What's weird is wonderful

From humble beginnings, the Flowerhorn blooms


When I video call with Andrew Traynor, one of Flowerhorn’s two co-founders, he’s tired. He and business partner Arran McHugh have been clocking long shifts and late nights. The Cardiff-based brewery’s team of three is in the process of becoming two, a change that will have to be endured through the busy summer, before it can be embraced in quieter Autumn months. In spite of short term stresses, Andrew is glad things are busy, and is no stranger to big orders and hectic times. He’s worked with Beer52 before, that is, when he worked in sales at Tiny Rebel. That’s where he and Arran first worked together and gained the invaluable experience they’d later need to open somewhere of their own together. 

That said, the pair actually met some years earlier, around 2013, when Andrew moved from London to Cardiff after finishing uni. Andrew had a vague interest in beer at this point, but more than that was keen to someday set up his own pub, even making his undergrad thesis the bones of a business plan he could hopefully draw on later. After meeting Arran through friends of his flatmates and establishing a mutual interest in beer, the pair began to home brew together, and Andrew encouraged Arran to apply for a job at Tiny Rebel where he’d just started working himself. When they eventually did set out on their own, and Flowerhorn was born, operations began in the garage of Arran’s parent’s house in Cwmbran. 

“We launched August 31, 2019” says Andrew. “At that point we were both working part time jobs, contract brewing in Bristol at the weekends, and storing everything we made in the garage, that was kegs and bottles at the time, but we did literally send out pallets from the garage. That said, it was lucky we started out where we did and had no rent or overheads to pay, otherwise we would have been worse hit when lockdown happened. Beginning in Arran’s parents’ garage meant we could actually continue brewing until we reached the point that we either had to expand or shut down, and so got the keys to our current unit a year later, in September 2020”. 

From there, the pair acquired a 5BBL kit with three 5 BBL fermenters and soon after opened their taproom space. They’ve been expanding since and recently received two more 10BBL tanks which takes their fermentation capacity to 45BBL. Discussion of the taproom marks a turning point in my conversation with Andrew. While still tired and, by his own admission, “a little stressed”, the point at which he turns his laptop around to virtually show me the brewery/taproom, I see the fruit of Flowerhorn’s labour. It’s a gorgeous little space, with shiny tanks well kept and benches nestled in amongst them, turning the working brewery into a taproom at the weekend. 

The brewery is at its weirdest and most wonderful when working on specials

There’s a Welsh flag hanging proudly on the opposite wall, it’s green and red a stark contrast to the splashes of fuschia dotted around the room, and which is characteristic of Flowerhorn’s branding. Andrew beams at my reaction, a glimmer of pride bursting through the fatigue. I then get a glimpse into the playful creativity that’s central to Flowerhorn’s identity. I discover a flowerhorn is actually a brightly coloured and bizarre tropical fish, esteemed for its big personality, unpredictable behaviour and staunch determination. Andrew and Arran felt it was the perfect mascot for their brewery, given the bold, modern, fruity flavours and adjunct heavy beers that Flowerhorn hangs its hat on.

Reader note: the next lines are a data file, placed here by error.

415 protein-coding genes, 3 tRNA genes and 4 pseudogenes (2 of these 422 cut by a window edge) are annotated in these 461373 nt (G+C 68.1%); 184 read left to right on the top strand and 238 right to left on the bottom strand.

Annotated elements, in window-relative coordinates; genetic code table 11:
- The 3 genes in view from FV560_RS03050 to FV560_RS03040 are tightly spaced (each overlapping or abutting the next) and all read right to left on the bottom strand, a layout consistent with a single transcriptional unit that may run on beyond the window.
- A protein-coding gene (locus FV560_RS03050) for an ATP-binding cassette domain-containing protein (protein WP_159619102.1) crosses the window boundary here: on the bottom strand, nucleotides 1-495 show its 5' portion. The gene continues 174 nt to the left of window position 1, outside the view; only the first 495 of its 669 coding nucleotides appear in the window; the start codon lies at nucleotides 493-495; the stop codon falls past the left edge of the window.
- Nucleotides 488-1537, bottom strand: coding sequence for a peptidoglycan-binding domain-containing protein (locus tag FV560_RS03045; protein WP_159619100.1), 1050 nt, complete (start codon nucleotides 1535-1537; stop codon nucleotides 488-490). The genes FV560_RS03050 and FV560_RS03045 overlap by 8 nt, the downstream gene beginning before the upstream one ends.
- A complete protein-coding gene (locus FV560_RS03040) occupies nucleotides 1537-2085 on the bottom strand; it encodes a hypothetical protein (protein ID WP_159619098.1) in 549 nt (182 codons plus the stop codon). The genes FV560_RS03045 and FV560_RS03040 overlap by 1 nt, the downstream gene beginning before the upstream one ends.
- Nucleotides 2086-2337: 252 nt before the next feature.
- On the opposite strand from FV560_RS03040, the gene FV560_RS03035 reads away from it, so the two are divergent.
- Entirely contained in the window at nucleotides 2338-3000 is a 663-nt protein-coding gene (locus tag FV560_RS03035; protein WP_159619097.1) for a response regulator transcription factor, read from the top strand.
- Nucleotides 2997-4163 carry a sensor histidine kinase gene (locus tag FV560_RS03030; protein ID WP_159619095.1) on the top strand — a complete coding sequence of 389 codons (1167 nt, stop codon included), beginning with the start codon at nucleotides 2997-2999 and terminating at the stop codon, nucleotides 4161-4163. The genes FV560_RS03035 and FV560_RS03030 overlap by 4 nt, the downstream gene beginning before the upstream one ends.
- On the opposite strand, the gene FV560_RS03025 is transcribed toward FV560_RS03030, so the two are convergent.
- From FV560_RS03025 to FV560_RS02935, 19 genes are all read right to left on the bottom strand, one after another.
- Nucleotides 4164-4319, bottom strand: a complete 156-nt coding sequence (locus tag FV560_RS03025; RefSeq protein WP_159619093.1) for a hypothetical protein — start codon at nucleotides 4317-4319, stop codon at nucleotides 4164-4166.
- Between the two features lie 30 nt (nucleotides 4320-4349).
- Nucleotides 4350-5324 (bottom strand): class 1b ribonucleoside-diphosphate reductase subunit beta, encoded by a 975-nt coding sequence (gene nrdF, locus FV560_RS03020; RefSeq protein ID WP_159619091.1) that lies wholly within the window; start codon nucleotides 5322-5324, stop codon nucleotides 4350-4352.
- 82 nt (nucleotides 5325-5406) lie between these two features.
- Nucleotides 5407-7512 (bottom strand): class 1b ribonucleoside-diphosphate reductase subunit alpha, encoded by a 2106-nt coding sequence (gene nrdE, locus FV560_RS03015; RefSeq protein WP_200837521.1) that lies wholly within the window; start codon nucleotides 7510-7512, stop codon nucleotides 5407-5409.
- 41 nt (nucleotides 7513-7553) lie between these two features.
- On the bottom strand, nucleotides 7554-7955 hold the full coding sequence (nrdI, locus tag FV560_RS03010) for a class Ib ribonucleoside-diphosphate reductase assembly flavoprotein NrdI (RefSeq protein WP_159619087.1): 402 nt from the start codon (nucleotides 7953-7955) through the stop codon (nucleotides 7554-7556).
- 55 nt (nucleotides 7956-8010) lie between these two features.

Andrew tells me that the brewery is at its weirdest and most wonderful when working on specials that contain everything from mango puree and cacao nibs, to doughnuts and fizzy cherry sweets. It's all good fun, and exhibits the playful instinct I love to see come out in creative people, but what’s more, Andrew says he’s found using real ingredients – i.e doughnuts – gives drinkers permission to get curious, and playful about trying something that’s at once new and recognisable. 

He continues, telling me that right now, Cardiff’s beer scene is still quite a bit behind Bristol’s which, even though it’s only 40 minutes away, has a greater culture of support and interest in independent businesses. The difference inherent in the short distance between cities may simply boil down to Cardiff’s student population, or the prevalence of pub chains, it’s impossible for independent breweries to get taps in, but in either instance, Andrew tells me Cardiff’s culture is slowly changing. 

Over the last eight years, the city has developed an enthusiasm for street food, an industry Andrew says has supported craft beer through its stocking and selling of brews by local, independent producers. Evidence of community connections can be seen in the location of Flowerhorn’s taproom, which is based at The Bridge Studios on Western Avenue, a community of independent businesses that include a cheese retailer, street food vendors, kefir water producer, musicians, artists and a bakery. The icing on the cake is the dog treat bakery Flowerhorn runs on the side, using spent grains to entice furry friends into the taproom on weekends. 

With hard work, blossoming community and local support paying off, Andrew tells me that Flowerhorn has plans to max out its current capacity this year, “we’re also launching our first lager and are looking to work with a few regional wholesalers to get our beers to more people across the UK. Within the next few years we hope to launch a Flowerhorn Pub in Cardiff and explore options for a big expansion into a larger production site but keeping our current set up as a pilot and specials brewery, and of course, keeping the taproom space open”.

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